You get a quick tour of your brother’s local community and see that large facilities and shopping centers are also underground, but most garden pods are open to the surface with similar top domes to what your brother has, albeit much taller. You pass a battery storage center full of Tesla Megapacks (rpe) that are connected to solar panels at the surface.

Your brother next takes you to the lodging facility that Tesla contracted for you. According to the area’s website, you’re staying in a modified Tesla Semi (rpe) that’s been converted into a type of RV. Since the big rigs were already climate controlled and pressurized for construction work throughout the planet, the retro fits were pretty cheap and give newcomers affordable housing while they settle into their new lives and contract one of the digging companies to bore out a residence.

On the way to your lodging, your brother sees a geologically interesting patch of regolith and wants to grab a few bits for his rock collection. Using the Roadster’s split-chamber function, an airlock is formed around the driver’s seat after a clear divider goes up between the two of you and seals into place. He zips his walkaround suit up to the atmospheric helmet stored under his seat and goes outside for a bit.

After he comes back inside, he remembers that he didn’t offer to feed you lunch at his house and asks if you want to check out one of the local Supercharger stations where there’s a nice retro-themed restaurant. You don’t have to report to Tesla until tomorrow, so you’re up for it. Once there, you enter a car-sized airlock before moving into the charging area. Your brother mentions some things about how the Superchargers work there and how they need a pressurized environment like this one, prompting you to look upward. Somehow you missed the giant bubble encompassing the whole facility.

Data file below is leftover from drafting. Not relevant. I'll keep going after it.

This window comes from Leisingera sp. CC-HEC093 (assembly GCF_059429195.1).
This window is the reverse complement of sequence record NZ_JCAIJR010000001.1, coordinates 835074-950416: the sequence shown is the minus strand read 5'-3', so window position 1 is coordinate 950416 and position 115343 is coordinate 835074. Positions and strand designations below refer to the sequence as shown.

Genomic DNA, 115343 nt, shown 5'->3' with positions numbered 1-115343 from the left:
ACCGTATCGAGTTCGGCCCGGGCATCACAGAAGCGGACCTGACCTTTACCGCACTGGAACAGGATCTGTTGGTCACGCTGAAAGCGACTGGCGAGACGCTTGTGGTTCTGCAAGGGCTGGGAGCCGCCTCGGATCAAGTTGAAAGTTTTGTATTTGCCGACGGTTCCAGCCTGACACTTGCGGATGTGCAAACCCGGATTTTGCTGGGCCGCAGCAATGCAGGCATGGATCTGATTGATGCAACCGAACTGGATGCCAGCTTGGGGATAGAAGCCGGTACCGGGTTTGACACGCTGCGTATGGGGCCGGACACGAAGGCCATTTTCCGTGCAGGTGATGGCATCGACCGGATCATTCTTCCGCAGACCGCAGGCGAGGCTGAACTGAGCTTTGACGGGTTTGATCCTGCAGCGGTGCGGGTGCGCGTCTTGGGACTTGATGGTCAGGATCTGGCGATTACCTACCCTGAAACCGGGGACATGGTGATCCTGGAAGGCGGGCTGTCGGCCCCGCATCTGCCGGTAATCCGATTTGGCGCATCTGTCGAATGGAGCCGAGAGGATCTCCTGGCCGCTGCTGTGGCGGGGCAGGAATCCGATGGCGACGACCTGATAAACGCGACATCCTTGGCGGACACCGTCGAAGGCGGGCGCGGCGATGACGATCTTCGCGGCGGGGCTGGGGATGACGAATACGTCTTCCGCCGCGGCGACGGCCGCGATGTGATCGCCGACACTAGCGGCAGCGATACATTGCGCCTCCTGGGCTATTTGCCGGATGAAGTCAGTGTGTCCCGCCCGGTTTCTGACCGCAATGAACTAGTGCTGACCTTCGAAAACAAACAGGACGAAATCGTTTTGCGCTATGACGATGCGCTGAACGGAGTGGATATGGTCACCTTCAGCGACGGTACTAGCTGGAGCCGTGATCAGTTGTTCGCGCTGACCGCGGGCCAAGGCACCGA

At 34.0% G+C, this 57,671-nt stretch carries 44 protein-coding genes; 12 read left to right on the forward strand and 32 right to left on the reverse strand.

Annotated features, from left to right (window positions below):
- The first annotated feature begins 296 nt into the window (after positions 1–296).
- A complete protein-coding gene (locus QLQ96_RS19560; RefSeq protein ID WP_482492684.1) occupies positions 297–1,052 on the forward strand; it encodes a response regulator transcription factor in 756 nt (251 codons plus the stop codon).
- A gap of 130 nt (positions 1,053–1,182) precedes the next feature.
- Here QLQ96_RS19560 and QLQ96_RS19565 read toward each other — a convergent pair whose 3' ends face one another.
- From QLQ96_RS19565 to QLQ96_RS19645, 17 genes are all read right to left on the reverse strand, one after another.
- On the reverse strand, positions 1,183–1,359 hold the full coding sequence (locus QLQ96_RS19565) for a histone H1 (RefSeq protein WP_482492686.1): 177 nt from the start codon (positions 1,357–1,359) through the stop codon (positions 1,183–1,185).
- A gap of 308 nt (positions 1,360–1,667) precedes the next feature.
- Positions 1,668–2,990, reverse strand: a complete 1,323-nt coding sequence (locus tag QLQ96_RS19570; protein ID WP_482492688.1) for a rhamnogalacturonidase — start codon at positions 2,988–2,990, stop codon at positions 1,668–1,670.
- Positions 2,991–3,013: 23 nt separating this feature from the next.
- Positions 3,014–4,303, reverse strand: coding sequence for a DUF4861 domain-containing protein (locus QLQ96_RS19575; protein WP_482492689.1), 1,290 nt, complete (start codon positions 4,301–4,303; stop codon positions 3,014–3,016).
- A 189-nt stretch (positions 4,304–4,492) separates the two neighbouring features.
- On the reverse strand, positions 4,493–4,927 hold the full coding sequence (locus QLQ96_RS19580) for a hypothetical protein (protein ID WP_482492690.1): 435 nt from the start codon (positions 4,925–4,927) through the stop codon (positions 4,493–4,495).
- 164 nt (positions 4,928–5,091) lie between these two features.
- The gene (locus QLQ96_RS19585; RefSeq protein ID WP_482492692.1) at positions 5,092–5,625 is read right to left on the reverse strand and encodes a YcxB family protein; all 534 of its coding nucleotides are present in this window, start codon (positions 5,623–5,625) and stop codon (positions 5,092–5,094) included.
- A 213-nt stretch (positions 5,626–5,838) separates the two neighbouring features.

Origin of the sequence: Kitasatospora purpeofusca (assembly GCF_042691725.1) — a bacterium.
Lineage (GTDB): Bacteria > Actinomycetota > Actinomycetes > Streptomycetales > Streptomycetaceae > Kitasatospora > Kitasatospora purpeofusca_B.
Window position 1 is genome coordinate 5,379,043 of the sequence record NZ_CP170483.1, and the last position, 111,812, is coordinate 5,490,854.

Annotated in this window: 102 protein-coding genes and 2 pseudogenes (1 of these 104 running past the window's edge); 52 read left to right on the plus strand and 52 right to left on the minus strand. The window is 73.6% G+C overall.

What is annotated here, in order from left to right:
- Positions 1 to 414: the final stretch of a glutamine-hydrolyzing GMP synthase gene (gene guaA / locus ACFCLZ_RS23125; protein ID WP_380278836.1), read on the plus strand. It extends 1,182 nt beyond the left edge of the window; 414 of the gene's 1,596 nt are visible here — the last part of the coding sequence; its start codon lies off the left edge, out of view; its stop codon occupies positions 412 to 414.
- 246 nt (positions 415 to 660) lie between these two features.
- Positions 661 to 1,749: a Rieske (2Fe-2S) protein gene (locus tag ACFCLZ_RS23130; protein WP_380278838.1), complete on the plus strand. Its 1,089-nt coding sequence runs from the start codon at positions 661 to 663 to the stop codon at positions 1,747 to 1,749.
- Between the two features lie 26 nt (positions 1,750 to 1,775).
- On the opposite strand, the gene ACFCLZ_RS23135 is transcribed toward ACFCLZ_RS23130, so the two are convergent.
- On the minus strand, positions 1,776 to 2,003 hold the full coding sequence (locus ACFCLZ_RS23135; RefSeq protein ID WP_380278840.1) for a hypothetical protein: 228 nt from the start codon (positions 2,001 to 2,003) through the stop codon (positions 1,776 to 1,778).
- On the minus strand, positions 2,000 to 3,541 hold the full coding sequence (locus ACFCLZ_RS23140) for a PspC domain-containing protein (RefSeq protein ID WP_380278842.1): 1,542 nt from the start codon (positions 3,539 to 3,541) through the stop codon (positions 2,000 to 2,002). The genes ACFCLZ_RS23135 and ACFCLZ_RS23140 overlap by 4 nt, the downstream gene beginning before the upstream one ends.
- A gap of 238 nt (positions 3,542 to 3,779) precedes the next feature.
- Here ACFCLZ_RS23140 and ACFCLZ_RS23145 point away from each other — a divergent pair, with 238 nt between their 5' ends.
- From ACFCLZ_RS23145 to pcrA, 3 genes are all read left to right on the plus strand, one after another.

You both exit the Roadster and start heading towards Maye’s Diner a few hundred feet away. There’s an arcade in a building next door and before you ask about it, your brother tells you it was his favorite place to go when he first moved to Mars. It has all the old Teslatari classics, but the real draw is the virtual reality (VR) games from Tesla’s Full-Self Driving (FSD) launch.

You remember the cool looking sunglasses that were sent to customers who’d purchased FSD that turned out to be VR headsets with games and experiences integrated with the Autopilot. Game obstacles were mapped from the actual roads as the cars were driving. Your brother reminds you that’s what inspired him to move to the red planet – the Total Recall VR experience that came pre-loaded in his Model S. The two of you then grab a bite to eat at Maye’s and head out.

Once at your RV habitat, you watch the local news streamed from your included Starlink-M Internet plan, and then notice you have mail already. It’s just marketing, but you read it anyway, kind of like you would read flyers for tourist attractions on vacation. The ad says Amazon Red has a new members deal for Earth classic deliveries. “A taste of home!” it says, along with explaining how the company makes deliveries to Mars every two weeks, regardless of orbital synchronization, and that all products are certified sterile by the Planetary Protection Food & Drug Agency. You wonder if the food items need to be reconstituted but then decide you’ve had enough information for one day and head to bed.

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So, do you think Tesla will have a big presence on Mars once Musk et al. get there??

Tesla on Mars: A vision of an all-electric infrastructure on the Red Planet